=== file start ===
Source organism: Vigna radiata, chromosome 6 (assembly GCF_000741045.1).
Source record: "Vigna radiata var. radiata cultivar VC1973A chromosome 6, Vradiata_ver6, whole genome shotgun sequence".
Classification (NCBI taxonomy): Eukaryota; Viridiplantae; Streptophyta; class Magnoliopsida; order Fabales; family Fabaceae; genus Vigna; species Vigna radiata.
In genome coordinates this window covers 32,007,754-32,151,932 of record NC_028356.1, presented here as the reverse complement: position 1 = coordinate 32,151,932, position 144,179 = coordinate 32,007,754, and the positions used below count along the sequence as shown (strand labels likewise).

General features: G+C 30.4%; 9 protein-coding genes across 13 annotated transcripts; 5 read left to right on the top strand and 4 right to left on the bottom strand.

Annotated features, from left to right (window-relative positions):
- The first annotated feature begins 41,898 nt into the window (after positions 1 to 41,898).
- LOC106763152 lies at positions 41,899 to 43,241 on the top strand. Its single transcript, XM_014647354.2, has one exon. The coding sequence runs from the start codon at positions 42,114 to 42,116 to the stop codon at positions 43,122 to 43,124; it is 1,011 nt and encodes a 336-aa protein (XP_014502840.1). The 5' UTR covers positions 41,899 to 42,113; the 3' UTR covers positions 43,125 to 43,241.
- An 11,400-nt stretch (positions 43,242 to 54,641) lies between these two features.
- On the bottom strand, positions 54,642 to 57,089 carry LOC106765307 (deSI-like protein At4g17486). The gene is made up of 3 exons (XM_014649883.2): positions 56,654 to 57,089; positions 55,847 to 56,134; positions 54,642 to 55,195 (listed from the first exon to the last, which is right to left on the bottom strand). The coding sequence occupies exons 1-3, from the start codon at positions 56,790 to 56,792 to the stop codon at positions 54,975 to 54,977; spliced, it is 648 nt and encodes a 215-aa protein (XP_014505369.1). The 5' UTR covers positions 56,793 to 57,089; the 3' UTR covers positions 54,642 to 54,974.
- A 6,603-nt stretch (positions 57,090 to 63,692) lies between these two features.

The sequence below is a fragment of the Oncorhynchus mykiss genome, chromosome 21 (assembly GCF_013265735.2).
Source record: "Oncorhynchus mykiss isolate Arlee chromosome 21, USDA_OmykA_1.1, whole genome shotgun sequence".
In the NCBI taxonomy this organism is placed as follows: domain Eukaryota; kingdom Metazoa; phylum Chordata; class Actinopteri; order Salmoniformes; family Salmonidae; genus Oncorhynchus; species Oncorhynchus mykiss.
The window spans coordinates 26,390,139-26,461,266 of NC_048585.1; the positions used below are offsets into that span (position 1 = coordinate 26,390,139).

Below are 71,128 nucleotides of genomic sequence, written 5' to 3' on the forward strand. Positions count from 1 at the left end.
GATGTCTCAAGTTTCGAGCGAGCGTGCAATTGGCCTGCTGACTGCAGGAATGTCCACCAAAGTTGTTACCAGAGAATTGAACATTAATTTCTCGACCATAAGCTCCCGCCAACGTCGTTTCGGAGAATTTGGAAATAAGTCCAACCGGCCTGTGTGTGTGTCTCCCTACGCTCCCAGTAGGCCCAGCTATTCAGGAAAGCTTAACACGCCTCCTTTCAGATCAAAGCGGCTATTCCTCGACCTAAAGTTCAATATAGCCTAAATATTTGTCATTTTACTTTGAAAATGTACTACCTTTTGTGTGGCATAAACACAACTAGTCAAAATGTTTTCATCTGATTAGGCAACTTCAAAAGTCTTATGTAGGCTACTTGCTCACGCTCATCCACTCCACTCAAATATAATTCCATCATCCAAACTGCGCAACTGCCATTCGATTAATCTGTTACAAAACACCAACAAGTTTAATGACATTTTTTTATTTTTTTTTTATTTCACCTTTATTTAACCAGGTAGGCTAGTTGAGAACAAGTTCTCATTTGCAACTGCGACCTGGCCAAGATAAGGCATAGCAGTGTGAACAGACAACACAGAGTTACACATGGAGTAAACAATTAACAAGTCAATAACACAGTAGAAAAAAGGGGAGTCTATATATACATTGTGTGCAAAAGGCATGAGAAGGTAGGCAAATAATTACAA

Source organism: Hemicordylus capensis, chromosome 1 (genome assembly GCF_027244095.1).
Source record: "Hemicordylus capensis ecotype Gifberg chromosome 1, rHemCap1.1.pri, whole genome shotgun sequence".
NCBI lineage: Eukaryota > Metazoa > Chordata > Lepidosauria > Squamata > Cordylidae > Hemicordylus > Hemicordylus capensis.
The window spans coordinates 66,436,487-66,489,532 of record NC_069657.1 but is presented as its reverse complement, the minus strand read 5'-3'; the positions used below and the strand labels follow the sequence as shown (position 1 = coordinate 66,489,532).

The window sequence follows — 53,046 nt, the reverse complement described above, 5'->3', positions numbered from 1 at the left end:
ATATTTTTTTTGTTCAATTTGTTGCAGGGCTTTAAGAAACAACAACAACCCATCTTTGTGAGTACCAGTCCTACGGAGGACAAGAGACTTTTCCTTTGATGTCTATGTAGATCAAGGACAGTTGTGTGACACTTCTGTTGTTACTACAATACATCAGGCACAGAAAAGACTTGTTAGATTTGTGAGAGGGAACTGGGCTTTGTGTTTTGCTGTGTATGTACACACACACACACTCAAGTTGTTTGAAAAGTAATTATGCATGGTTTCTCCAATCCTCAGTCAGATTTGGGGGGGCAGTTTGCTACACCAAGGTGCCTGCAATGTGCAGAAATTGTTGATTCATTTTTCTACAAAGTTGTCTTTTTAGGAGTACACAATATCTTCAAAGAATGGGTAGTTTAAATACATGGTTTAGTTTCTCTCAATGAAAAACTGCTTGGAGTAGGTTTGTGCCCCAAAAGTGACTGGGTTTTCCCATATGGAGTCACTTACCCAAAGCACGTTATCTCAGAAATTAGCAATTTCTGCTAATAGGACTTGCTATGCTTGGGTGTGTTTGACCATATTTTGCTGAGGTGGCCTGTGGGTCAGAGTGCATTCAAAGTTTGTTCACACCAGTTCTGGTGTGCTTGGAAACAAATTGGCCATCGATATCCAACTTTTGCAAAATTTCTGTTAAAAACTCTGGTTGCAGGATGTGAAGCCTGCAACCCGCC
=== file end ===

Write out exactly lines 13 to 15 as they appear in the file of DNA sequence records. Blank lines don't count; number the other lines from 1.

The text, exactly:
Source record: "Oncorhynchus mykiss isolate Arlee chromosome 21, USDA_OmykA_1.1, whole genome shotgun sequence".
In the NCBI taxonomy this organism is placed as follows: domain Eukaryota; kingdom Metazoa; phylum Chordata; class Actinopteri; order Salmoniformes; family Salmonidae; genus Oncorhynchus; species Oncorhynchus mykiss.
The window spans coordinates 26,390,139-26,461,266 of NC_048585.1; the positions used below are offsets into that span (position 1 = coordinate 26,390,139).